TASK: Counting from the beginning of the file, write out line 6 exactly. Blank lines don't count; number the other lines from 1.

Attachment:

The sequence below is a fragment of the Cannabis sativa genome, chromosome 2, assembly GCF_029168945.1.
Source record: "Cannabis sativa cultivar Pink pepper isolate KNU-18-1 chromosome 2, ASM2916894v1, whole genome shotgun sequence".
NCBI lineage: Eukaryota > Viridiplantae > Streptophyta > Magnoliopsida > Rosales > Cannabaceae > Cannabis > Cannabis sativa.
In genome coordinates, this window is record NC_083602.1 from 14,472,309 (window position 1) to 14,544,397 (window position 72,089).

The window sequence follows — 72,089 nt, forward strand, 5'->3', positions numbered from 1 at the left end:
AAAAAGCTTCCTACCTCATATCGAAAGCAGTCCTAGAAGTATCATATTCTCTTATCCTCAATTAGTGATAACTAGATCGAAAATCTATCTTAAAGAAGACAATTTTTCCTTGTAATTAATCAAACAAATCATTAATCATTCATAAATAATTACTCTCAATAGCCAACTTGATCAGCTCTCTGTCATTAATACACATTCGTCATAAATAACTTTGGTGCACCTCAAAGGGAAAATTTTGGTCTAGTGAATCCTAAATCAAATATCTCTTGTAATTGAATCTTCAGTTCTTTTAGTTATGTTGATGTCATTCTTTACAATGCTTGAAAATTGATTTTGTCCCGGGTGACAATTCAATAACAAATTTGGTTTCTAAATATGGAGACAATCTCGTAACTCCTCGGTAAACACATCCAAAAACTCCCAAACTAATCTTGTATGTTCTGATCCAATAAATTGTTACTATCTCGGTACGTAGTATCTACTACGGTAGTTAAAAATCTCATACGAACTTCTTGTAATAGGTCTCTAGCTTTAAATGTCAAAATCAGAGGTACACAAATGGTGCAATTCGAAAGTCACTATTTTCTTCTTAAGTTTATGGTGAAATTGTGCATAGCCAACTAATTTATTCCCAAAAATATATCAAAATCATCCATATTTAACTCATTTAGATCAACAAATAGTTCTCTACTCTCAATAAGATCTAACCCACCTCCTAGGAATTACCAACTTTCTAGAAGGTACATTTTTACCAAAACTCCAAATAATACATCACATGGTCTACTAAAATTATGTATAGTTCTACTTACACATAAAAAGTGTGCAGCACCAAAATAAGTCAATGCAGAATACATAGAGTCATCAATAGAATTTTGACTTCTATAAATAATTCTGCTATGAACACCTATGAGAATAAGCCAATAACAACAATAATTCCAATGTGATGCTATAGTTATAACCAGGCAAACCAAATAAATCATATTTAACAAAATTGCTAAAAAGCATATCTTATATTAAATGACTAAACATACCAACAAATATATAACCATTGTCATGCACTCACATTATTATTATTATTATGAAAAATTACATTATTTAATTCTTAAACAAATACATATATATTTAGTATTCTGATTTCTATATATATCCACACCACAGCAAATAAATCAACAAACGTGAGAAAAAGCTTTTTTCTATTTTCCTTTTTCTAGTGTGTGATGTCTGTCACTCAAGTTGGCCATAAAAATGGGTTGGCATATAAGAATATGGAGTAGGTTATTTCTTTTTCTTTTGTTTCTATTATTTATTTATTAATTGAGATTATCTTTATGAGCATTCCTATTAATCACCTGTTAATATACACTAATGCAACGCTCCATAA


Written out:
AAAAAGCTTCCTACCTCATATCGAAAGCAGTCCTAGAAGTATCATATTCTCTTATCCTCAATTAGTGATAACTAGATCGAAAATCTATCTTAAAGAAGACAATTTTTCCTTGTAATTAATCAAACAAATCATTAATCATTCATAAATAATTACTCTCAATAGCCAACTTGATCAGCTCTCTGTCATTAATACACATTCGTCATAAATAACTTTGGTGCACCTCAAAGGGAAAATTTTGGTCTAGTGAATCCTAAATCAAATATCTCTTGTAATTGAATCTTCAGTTCTTTTAGTTATGTTGATGTCATTCTTTACAATGCTTGAAAATTGATTTTGTCCCGGGTGACAATTCAATAACAAATTTGGTTTCTAAATATGGAGACAATCTCGTAACTCCTCGGTAAACACATCCAAAAACTCCCAAACTAATCTTGTATGTTCTGATCCAATAAATTGTTACTATCTCGGTACGTAGTATCTACTACGGTAGTTAAAAATCTCATACGAACTTCTTGTAATAGGTCTCTAGCTTTAAATGTCAAAATCAGAGGTACACAAATGGTGCAATTCGAAAGTCACTATTTTCTTCTTAAGTTTATGGTGAAATTGTGCATAGCCAACTAATTTATTCCCAAAAATATATCAAAATCATCCATATTTAACTCATTTAGATCAACAAATAGTTCTCTACTCTCAATAAGATCTAACCCACCTCCTAGGAATTACCAACTTTCTAGAAGGTACATTTTTACCAAAACTCCAAATAATACATCACATGGTCTACTAAAATTATGTATAGTTCTACTTACACATAAAAAGTGTGCAGCACCAAAATAAGTCAATGCAGAATACATAGAGTCATCAATAGAATTTTGACTTCTATAAATAATTCTGCTATGAACACCTATGAGAATAAGCCAATAACAACAATAATTCCAATGTGATGCTATAGTTATAACCAGGCAAACCAAATAAATCATATTTAACAAAATTGCTAAAAAGCATATCTTATATTAAATGACTAAACATACCAACAAATATATAACCATTGTCATGCACTCACATTATTATTATTATTATGAAAAATTACATTATTTAATTCTTAAACAAATACATATATATTTAGTATTCTGATTTCTATATATATCCACACCACAGCAAATAAATCAACAAACGTGAGAAAAAGCTTTTTTCTATTTTCCTTTTTCTAGTGTGTGATGTCTGTCACTCAAGTTGGCCATAAAAATGGGTTGGCATATAAGAATATGGAGTAGGTTATTTCTTTTTCTTTTGTTTCTATTATTTATTTATTAATTGAGATTATCTTTATGAGCATTCCTATTAATCACCTGTTAATATACACTAATGCAACGCTCCATAA